While I’m not sure I agree with Brown’s math, the fact remains that it’s problematic — and other Big 12 schools don’t have a problem voicing their concern and displeasure.
Oklahoma State head coach Mike Gundy was asked if he thought his team could win the national championship this fall. “That’s our goal, we think we can,” Gundy said. “I know we have a chance to win every game on our schedule…I’m very comfortable with where we are (as a team and program).” There’s no question that the Cowboys will be highly ranked to begin the season and should remain in the Big 12 race throughout the season. Even if their defense isn’t a real force, they will continue to put up points under new coordinator Todd Monken because Brandon Weeden, Justin Blackmon and Co. are just too talented. But once again, their Big 12 fortunes will be decided in the Bedlam rivalry game against Oklahoma, and I still give the edge to the Sooners.
ICONMike Sherman and the Aggies are playing second fiddle to the Longhorns.
Texas A&M head coach Mike Sherman was the first head coach to take the stage, and not surprisingly the first question focused on the Longhorn Network. “I’m just focusing on what I’ve got to do,” Sherman said. “I’m sure you all (reporters) can sort that one out yourselves.” Of course, Sherman is well aware of the A&M administration’s feelings on the subject.
With the league now comprised of just 10 members following the defections of Nebraska to the Big Ten and Colorado to the Pac-12, the Big 12 will utilize a round-robin conference schedule, which means every team will play each other once. This makes life a little more difficult for the former North division members such as Missouri and Kansas State because they won’t have the ability to miss playing Oklahoma, Texas, Texas A&M and Oklahoma State once in awhile.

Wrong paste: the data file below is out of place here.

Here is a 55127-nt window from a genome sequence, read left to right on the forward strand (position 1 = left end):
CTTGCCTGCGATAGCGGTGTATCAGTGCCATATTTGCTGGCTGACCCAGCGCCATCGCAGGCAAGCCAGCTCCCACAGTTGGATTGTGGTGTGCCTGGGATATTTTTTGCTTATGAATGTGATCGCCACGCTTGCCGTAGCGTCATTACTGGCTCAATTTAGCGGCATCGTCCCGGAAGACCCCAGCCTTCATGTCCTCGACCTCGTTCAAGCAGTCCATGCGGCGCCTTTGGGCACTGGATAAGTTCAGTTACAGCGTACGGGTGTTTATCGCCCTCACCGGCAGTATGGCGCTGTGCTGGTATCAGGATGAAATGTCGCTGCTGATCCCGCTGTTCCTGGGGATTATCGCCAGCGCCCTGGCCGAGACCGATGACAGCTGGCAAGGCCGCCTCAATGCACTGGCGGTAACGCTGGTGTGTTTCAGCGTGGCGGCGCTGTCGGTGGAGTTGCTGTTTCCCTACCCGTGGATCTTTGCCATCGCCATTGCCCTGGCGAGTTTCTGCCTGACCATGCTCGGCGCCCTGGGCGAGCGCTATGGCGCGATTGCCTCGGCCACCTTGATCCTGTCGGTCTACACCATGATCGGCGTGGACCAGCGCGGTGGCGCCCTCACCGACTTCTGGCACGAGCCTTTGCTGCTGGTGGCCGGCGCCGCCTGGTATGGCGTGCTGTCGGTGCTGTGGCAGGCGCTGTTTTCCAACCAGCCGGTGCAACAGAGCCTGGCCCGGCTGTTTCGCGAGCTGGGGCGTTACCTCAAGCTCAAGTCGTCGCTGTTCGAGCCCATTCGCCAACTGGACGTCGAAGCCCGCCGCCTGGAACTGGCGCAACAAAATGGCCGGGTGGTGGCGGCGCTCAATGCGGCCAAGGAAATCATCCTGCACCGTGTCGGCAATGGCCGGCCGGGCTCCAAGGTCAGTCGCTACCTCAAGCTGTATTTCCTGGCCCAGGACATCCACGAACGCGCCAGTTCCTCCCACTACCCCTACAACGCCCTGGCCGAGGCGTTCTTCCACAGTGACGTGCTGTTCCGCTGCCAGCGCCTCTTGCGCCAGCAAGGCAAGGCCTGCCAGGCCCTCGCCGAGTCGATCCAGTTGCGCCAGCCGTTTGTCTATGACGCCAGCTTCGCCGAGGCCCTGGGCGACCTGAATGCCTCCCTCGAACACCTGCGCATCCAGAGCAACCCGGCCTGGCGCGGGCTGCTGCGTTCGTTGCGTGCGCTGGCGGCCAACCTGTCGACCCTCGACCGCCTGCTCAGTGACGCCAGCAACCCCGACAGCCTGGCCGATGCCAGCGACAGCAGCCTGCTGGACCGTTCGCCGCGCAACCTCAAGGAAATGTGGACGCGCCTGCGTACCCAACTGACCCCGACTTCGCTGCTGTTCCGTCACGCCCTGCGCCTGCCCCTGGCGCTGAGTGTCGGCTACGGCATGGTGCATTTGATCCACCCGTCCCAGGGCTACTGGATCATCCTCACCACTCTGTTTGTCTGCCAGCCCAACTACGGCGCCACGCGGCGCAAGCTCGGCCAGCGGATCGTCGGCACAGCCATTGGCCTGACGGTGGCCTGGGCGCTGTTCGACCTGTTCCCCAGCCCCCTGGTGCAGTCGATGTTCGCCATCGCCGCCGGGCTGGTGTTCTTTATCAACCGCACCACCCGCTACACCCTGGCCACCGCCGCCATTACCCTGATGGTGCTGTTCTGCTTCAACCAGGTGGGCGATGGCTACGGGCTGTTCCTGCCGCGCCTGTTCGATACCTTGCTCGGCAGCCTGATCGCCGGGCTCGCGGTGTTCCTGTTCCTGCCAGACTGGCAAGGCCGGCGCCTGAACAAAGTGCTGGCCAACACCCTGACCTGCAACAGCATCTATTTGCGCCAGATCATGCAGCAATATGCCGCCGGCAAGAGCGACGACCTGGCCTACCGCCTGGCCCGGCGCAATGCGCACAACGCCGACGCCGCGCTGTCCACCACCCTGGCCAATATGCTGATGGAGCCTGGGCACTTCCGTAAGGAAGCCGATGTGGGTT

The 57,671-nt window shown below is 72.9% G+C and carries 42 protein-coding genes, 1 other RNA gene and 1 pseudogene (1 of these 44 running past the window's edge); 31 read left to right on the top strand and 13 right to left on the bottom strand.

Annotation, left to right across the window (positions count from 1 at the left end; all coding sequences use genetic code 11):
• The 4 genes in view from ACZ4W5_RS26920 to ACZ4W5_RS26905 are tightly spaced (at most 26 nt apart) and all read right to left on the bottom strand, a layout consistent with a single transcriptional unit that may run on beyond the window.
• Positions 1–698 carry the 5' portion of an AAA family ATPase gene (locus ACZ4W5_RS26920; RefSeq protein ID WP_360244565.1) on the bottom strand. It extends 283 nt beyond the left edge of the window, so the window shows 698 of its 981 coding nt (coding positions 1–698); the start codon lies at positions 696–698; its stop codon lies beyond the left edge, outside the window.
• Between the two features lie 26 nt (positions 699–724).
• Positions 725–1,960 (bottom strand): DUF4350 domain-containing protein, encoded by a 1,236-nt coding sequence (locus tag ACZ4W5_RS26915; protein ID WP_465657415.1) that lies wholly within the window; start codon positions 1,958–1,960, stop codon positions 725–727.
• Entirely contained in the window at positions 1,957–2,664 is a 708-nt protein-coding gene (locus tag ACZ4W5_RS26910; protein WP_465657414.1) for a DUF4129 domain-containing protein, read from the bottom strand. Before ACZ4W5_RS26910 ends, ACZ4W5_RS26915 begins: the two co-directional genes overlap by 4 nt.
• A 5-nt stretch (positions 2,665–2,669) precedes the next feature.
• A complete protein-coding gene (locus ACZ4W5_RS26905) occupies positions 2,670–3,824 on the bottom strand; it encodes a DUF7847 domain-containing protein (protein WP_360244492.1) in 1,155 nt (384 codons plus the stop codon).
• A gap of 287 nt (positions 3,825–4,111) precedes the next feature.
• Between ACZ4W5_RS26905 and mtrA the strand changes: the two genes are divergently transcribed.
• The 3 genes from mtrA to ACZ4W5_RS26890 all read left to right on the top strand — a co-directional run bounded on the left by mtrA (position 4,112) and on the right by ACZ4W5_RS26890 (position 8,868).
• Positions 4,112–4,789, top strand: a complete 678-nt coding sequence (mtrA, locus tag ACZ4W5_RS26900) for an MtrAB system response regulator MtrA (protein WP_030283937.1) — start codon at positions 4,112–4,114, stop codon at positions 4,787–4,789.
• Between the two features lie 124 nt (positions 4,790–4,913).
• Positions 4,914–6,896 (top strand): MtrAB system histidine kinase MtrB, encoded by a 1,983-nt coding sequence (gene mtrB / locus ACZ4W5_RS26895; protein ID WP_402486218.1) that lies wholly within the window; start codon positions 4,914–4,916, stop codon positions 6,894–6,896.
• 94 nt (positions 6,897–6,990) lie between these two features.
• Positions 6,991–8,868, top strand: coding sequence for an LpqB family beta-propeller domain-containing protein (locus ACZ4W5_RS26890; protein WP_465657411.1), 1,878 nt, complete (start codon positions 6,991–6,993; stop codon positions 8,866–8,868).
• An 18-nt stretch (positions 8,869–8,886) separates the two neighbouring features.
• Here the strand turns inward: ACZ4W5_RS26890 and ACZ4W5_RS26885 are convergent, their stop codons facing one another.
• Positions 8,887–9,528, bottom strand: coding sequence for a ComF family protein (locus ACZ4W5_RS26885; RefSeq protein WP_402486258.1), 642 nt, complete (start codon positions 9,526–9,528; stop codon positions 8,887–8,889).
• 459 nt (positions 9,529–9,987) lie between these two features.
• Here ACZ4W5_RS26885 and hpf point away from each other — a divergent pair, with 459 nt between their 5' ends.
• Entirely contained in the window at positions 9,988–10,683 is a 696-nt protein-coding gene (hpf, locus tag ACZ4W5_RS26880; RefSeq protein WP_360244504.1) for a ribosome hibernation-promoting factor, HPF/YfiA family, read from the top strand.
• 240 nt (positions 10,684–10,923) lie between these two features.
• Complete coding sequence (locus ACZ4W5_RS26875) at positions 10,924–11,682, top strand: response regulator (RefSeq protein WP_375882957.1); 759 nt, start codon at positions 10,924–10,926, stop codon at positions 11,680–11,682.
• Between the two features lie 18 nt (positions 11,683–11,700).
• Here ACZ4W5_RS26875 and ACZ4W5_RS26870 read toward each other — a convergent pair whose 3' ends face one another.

One of those former North division teams is Iowa State, and it’s really difficult to see the Cyclones having a successful 2011 season. Head coach Paul Rhoads’ squad knocked off Texas Tech and Texas in 2010, yet the team still finished 5-7. Now, the Cyclones will be playing all of the schools in Texas and Oklahoma, as well as Missouri and the annual tilt against in-state rival Iowa. That’s a rough forecast.
Will Tommy Tuberville provide some more good sound bites? The Texas Tech head coach intimated last summer that the Big 12 did not have a strong future, and earlier this offseason he said that his 2004 Auburn squad deserved USC’s vacated national title. With the recent Longhorn Network chaos and rumblings at A&M and OU about a possible move, I can’t wait to see his presser on Tuesday. Oh, and maybe he’ll even go on another rant about the recent rash of investigations on campuses across the country and what the NCAA can do about it.
Quote of the day: “There’s a lack of common sense there for a university network to think they can televise a high school football game on their network. There’s just no sense there.” — Gary Pinkel, Missouri head coach, on Texas' Longhorn Network.
And in case you missed it, check out commissioner Beebe’s recent interview on ESPN Radio Dallas, where he discusses all things Big 12.